Nationals think Brandon Kintzler spilled clubhouse dirt to press

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The Nationals stood basically pat at the trade deadline, believing that, despite their struggles thus far, they still stood a good chance of winning the division. It’s not a terrible assumption, necessarily. They are a much better team, talent wise, than their record suggests. All it really takes is a good week or two of play combined with a stumble or two from the Phillies and/or Braves and they’re right in the thick of it.

Even if you don’t buy that, there’s no obvious trade they could’ve made, save dealing Bryce Harper, that would’ve made a huge difference for the course of the franchise. But they did make one trade. They dealt reliever Brandon Kintzler to the Chicago Cubs. Today Barry Svrluga of the Washington Post said why:

Kintzler was shipped out because the Nationals believed he was responsible for anonymous reports that painted Washington’s clubhouse culture as iffy.

“Dysfunctional?” Manager Dave Martinez said. “I don’t see any dysfunction in our clubhouse. I see a lot of cohesiveness, a lot of togetherness.”

The “anonymous reports” no doubt refers to a story Jeff Passan of Yahoo wrote the other day in which the Nats clubhouse was described as “a mess.” That story was published just after noon on Monday. Kintzler was dealt a little over 24 hours later. For his part, Kintzler denies being Passan’s source.

Who knows who Passan’s source was — neither the source nor Passan will ever say so — but this does strike me as some killing-the-messenger stuff. I’d be one thing if Kintzler was the cause of the reported clubhouse dysfunction, but no one is saying that. He was just telling people about it. Which, sure, is not the sort of thing a team likes, but it’s also way less of a problem than having clubhouse unrest in the first place.

In any event, the Nats beat the tar out of the Mets last night and, as I said, they may still very well go on and win the division if they get their act together. If they do, I imagine they’ll look back at this time as when they all pulled together as a unit. How much of that pulling together will be attributed to sending Kintzler off will be rather interesting to see.

MLB crowds jump from ’21, still below pre-pandemic levels

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PHOENIX — Even with the homer heroics of sluggers like Aaron Judge and Albert Pujols, Major League Baseball wasn’t able to coax fans to ballparks at pre-pandemic levels this season, though attendance did jump substantially from the COVID-19 affected campaign in 2021.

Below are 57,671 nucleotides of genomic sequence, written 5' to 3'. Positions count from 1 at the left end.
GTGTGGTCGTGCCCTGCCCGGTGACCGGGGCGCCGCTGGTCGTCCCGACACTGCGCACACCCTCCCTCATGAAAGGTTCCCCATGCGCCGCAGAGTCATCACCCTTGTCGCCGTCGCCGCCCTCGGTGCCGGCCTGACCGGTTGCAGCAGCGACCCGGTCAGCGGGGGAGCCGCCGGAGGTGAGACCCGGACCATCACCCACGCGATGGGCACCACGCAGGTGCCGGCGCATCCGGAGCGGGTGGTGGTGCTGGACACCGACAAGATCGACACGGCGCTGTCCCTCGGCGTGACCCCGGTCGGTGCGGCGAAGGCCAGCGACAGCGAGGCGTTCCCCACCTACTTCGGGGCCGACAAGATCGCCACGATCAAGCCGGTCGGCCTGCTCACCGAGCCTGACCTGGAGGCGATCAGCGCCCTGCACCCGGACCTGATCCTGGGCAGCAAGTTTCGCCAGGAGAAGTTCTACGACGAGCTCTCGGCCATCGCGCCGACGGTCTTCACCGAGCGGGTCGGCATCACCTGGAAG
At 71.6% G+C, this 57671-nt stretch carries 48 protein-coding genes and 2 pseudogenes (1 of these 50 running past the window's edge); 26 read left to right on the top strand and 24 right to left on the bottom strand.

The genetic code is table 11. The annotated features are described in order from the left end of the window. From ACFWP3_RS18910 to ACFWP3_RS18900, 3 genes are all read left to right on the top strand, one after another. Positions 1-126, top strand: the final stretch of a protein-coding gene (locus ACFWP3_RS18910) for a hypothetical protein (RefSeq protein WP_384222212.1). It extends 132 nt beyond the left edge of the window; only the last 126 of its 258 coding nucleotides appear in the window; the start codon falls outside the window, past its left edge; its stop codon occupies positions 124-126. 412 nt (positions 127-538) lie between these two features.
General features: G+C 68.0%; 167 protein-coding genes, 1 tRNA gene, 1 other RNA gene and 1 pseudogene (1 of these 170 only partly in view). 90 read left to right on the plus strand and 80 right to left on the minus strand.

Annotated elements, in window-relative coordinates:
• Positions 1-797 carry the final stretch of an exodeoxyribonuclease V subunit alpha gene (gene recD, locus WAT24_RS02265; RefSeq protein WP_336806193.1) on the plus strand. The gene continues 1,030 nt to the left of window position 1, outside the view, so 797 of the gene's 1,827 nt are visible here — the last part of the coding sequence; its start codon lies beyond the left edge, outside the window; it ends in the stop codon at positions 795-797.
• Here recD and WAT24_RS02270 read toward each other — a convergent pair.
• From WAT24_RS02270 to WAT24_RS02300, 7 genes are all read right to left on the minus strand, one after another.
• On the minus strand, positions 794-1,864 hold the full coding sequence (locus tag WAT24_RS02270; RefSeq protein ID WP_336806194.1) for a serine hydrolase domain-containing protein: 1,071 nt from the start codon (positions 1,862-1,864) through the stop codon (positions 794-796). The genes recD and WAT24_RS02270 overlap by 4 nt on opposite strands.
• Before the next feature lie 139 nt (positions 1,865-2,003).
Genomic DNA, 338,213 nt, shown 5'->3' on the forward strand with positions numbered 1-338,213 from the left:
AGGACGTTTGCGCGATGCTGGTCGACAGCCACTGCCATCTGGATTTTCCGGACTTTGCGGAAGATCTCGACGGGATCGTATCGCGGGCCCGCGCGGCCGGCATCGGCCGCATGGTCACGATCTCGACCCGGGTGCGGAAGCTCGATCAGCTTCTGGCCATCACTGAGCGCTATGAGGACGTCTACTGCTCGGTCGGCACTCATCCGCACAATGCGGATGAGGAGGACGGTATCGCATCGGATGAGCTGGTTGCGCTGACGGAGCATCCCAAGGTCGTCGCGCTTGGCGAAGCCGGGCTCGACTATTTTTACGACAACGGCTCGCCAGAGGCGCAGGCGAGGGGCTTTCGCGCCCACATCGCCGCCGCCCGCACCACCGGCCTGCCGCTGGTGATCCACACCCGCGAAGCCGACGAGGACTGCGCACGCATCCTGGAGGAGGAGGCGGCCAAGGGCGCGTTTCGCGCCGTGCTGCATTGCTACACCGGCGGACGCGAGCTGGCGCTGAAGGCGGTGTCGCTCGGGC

The 30 MLB teams drew nearly 64.6 million fans for the regular season that ended Wednesday, which is up from the 45.3 million who attended games in 2021, according to baseball-reference.com. This year’s numbers are still down from the 68.5 million who attended games in 2019, which was the last season that wasn’t affected by the pandemic.

The 111-win Los Angeles Dodgers led baseball with 3.86 million fans flocking to Dodger Stadium for an average of 47,672 per contest. The Oakland Athletics – who lost 102 games, play in an aging stadium and are the constant subject of relocation rumors – finished last, drawing just 787,902 fans for an average of less than 10,000 per game.

The St. Louis Cardinals finished second, drawing 3.32 million fans. They were followed by the Yankees (3.14 million), defending World Series champion Braves (3.13 million) and Padres (2.99 million).

The Toronto Blue Jays saw the biggest jump in attendance, rising from 805,901 fans to about 2.65 million. They were followed by the Cardinals, Yankees, Mariners, Dodgers, and Mets, which all drew more than a million fans more than in 2021.

The Rangers and Reds were the only teams to draw fewer fans than in 2021.

Only the Rangers started the 2021 season at full capacity and all 30 teams weren’t at 100% until July. No fans were allowed to attend regular season games in 2020.

MLB attendance had been declining slowly for years – even before the pandemic – after hitting its high mark of 79.4 million in 2007. This year’s 64.6 million fans is the fewest in a non-COVID-19 season since the sport expanded to 30 teams in 1998.

The lost attendance has been balanced in some ways by higher viewership on the sport’s MLB.TV streaming service. Viewers watched 11.5 billion minutes of content in 2022, which was a record high and up nearly 10% from 2021.